I never find it necessary to warn readers of my opinions on the worldwide web, but for those of you who can’t take opposite opinions, or come to the site to escape this sort of world events, by all means, turn away now, because you may see more of a man talking of his own personal views within the review of “Why We Fight”. There are many allusions to the documentary of “Why We Fight”, the two of which being that we went to war to help our military weapons industry, and that we basically went to war preying on our lust for vengeance and losses.
We struck at a country that really weren’t bothering us, evaded the real enemies; we called those who were for it patriots, and those who questioned it anti-American. And we ate it up with a spoon. And the allusion that we strategized plans of attacks on their soil before 9/11 is a point constantly examined and one that isn’t without warrant, but the primary motive for “Why We Fight”, upon my interpretation, is to explore the fact that US war weapons have increased both in damage and girth since World War 2, and the outcome of this pre-planned war based on picking on the vulnerabilities of an ignorant American public, will be purely catastrophic.
There’s really no wise allecky narrator, more of pure irony which explores the evolution of weapons of mass destruction from our end, and then the politicians who convey purely idiotic and grandiose commentary on how America can and should police the world. Such allusions signal a new change for America, one of which can not be beneficial to this planet. But mostly, “Why We Fight” exposes the sheer interests to corporations and their products, which served as one of the many motives to strike at a country, because without demand there’s no supply. But then again, “Why We Fight” doesn’t tell us things we don’t already know. Where as “Fahrenheit 911” attempted to expose much of what Bush and his administration had up their sleeves, “Why We Fight” is basically just another rundown of what has happened before and what is happening now.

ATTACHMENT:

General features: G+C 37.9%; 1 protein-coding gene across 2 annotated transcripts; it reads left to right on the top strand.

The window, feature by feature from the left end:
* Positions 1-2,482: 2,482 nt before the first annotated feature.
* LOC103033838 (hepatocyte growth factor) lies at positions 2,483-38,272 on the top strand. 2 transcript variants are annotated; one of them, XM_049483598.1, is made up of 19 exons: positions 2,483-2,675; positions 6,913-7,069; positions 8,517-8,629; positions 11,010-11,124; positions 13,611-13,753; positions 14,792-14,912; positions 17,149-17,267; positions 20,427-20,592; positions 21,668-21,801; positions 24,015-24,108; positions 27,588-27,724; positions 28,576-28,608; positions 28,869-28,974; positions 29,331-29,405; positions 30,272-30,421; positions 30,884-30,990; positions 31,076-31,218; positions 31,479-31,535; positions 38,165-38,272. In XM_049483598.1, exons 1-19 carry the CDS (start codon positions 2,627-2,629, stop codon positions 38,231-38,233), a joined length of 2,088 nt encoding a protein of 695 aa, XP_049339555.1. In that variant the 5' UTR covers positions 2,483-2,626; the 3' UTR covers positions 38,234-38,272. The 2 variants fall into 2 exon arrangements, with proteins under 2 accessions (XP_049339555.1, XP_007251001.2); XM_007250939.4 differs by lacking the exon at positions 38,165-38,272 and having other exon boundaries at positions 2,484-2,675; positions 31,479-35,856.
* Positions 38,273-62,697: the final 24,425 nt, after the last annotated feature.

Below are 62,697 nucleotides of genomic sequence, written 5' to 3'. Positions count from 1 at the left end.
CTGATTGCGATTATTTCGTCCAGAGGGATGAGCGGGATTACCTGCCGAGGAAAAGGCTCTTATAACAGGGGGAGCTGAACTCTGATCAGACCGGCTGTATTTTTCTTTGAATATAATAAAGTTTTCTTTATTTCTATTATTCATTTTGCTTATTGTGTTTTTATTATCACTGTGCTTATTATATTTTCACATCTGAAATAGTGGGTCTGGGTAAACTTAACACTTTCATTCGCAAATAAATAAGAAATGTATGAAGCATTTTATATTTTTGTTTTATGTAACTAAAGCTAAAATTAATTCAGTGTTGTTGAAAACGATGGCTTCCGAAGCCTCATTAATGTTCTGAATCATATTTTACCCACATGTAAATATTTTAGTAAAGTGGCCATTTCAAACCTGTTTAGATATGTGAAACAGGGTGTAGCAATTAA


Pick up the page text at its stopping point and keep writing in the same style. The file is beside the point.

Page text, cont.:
To those who knew re-electing our current president was a big mistake, “Why We Fight” is basically just stating the obvious, gee Howard Dean, you say there’s corruption? Well, who knew? This would be an informative documentary and account of a pre-planned war, but when you delve into the daily current events, you can’t really find anything here that you haven’t read in a reliable source. “Why We Fight” half-handedly explores why we went to war, and explores how we planned war, and plan on fighting for good only when it’s in our best interests. Surely, Jarecki’s expose is an engrossing and startling documentary, but it never gives those who keep up with world events something they haven’t known for years.